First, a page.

Erin Rasmussen, physician student from Vermillion, will call Platte home for four weeks this summer as she learns first-hand about providing healthcare in rural South Dakota.
Rasmussen was selected in a competitive process to participate in the Rural Experiences for Health Professions Students (REHPS) in 2013. She is joined in Platte by Shelby Nielsen, pharmacy student from Castlewood. Platte was selected as a “Best Practice Model” site for REHPS this year.
The REHPS program connects interprofessional students enrolled in physician, physician assistant, doctor of nursing practice, and pharmacy programs through the University of South Dakota (USD) and South Dakota State University (SDSU) with medical professionals practicing in nine rural South Dakota communities. The program has expanded from three sites in 2011, to six in 2012 and to nine in 2013. Platte is joined by Custer, Miller, Parkston, Redfield, Sisseton, Wagner, Wessington Springs and Winner. Each community will welcome two students.
In addition to the enriching career experience, students also will be involved in a community project designed to provide interaction with people outside of a clinical setting.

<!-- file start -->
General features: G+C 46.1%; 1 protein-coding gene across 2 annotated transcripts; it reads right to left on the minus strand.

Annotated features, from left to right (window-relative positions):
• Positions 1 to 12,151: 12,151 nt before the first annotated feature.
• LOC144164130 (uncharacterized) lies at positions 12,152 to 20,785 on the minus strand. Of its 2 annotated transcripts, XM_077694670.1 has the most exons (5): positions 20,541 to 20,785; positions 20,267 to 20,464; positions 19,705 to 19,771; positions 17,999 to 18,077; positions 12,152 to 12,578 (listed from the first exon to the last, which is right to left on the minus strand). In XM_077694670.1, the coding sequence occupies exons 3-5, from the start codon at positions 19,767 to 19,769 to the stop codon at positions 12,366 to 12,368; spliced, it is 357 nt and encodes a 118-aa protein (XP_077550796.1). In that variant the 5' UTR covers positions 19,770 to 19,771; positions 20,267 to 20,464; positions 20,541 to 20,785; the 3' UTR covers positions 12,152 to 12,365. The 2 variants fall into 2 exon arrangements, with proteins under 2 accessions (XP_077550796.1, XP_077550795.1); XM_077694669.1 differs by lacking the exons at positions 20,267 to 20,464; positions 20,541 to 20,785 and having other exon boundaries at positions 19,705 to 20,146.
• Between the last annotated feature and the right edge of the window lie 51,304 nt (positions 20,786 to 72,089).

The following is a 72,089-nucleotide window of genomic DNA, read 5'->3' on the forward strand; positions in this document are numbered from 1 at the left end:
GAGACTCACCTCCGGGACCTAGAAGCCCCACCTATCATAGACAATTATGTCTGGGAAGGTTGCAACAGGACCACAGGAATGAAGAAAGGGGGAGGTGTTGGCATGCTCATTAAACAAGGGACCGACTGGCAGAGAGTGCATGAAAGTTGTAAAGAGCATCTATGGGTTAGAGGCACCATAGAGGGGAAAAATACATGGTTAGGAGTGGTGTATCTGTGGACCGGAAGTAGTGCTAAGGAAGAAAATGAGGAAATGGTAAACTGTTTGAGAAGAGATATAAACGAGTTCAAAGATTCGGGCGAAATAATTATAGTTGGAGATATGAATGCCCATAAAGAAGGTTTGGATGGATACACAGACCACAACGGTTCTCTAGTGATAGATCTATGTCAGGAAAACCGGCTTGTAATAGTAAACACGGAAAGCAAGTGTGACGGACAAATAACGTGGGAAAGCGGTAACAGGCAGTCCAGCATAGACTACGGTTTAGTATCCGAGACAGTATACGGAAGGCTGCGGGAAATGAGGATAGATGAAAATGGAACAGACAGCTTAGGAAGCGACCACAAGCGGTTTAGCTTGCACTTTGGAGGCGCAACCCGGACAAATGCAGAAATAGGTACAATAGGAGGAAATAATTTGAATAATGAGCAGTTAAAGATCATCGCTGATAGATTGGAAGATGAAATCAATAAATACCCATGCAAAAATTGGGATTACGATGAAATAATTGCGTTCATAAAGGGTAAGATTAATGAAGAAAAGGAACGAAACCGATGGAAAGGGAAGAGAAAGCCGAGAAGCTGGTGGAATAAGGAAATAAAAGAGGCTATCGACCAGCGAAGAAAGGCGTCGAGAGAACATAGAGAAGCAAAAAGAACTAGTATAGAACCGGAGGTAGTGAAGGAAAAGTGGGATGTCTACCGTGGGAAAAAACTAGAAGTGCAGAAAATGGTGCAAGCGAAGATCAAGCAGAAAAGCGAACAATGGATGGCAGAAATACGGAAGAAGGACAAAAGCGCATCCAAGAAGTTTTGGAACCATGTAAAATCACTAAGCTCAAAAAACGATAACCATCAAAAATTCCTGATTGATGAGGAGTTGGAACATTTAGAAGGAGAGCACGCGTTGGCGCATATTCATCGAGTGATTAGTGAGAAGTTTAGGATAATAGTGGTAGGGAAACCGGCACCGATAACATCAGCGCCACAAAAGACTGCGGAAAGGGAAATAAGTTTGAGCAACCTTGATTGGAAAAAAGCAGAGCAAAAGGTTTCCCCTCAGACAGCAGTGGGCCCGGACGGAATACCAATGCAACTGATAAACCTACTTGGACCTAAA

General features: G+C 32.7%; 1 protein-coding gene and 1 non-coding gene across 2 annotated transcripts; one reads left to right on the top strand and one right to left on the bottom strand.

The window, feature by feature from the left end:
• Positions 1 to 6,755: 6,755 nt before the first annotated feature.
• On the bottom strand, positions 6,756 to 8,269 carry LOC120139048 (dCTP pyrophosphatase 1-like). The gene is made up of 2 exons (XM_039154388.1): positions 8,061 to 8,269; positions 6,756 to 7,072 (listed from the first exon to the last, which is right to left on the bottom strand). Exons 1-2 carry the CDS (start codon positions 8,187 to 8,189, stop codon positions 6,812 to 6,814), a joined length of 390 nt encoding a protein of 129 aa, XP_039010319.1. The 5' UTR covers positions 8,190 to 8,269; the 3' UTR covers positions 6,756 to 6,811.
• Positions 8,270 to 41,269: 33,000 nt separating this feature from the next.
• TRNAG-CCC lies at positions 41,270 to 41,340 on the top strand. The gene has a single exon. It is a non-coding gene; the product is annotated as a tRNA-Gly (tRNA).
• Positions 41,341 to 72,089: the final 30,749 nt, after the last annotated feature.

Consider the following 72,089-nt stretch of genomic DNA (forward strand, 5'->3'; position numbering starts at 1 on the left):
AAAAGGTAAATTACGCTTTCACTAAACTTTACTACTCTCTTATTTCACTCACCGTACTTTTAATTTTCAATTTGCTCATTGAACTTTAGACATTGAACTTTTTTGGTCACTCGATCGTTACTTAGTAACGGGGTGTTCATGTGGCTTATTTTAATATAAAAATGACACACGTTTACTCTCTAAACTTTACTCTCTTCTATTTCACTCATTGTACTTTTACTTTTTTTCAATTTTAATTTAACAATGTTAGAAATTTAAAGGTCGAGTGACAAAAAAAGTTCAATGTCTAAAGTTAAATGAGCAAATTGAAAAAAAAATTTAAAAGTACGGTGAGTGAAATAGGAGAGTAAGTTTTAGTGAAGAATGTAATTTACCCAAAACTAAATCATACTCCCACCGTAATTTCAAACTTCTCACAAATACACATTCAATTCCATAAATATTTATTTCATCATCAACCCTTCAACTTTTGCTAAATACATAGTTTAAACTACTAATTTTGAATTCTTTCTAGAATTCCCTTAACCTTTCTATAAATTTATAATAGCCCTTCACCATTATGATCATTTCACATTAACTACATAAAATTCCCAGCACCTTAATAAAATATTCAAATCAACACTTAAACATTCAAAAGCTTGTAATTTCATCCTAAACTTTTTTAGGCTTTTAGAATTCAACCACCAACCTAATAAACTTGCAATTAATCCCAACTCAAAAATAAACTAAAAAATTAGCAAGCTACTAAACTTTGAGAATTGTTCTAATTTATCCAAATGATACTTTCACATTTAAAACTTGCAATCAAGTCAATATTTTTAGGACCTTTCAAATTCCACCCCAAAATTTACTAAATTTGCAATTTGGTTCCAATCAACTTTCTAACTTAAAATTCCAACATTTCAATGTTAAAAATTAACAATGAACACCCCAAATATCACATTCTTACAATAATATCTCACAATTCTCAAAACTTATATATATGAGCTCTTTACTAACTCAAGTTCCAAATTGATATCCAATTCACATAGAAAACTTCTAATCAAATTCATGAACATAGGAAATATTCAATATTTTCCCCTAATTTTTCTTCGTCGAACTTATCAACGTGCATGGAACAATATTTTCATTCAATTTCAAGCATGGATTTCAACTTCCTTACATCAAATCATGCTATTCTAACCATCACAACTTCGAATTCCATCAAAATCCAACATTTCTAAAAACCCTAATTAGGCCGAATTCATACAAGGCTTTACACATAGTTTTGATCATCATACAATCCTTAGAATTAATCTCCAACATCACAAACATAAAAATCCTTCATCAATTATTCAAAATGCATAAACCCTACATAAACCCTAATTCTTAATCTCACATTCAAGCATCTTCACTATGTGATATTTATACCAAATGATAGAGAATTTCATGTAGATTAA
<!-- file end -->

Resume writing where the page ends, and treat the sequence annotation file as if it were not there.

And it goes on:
Kassy Youmans, REHPS program manager, said the student summer experience provides a framework for community leaders to follow in efforts to successfully recruit and retain healthcare professionals.
“Rewarding, positive experiences early on in student training are influential in deciding future career paths. This opportunity exposes students to the exceptional healthcare services available in rural South Dakota along with the unique features of each community,” Youmans said.
South Dakota is experiencing a shortage of healthcare workers. The number of high school graduates in the state decreases as the number of retirees is increasing. Between now and 2018, 10 percent of the new jobs in South Dakota will be healthcare related. Fifty-nine of South Dakota’s 66 counties are designated as medically underserved.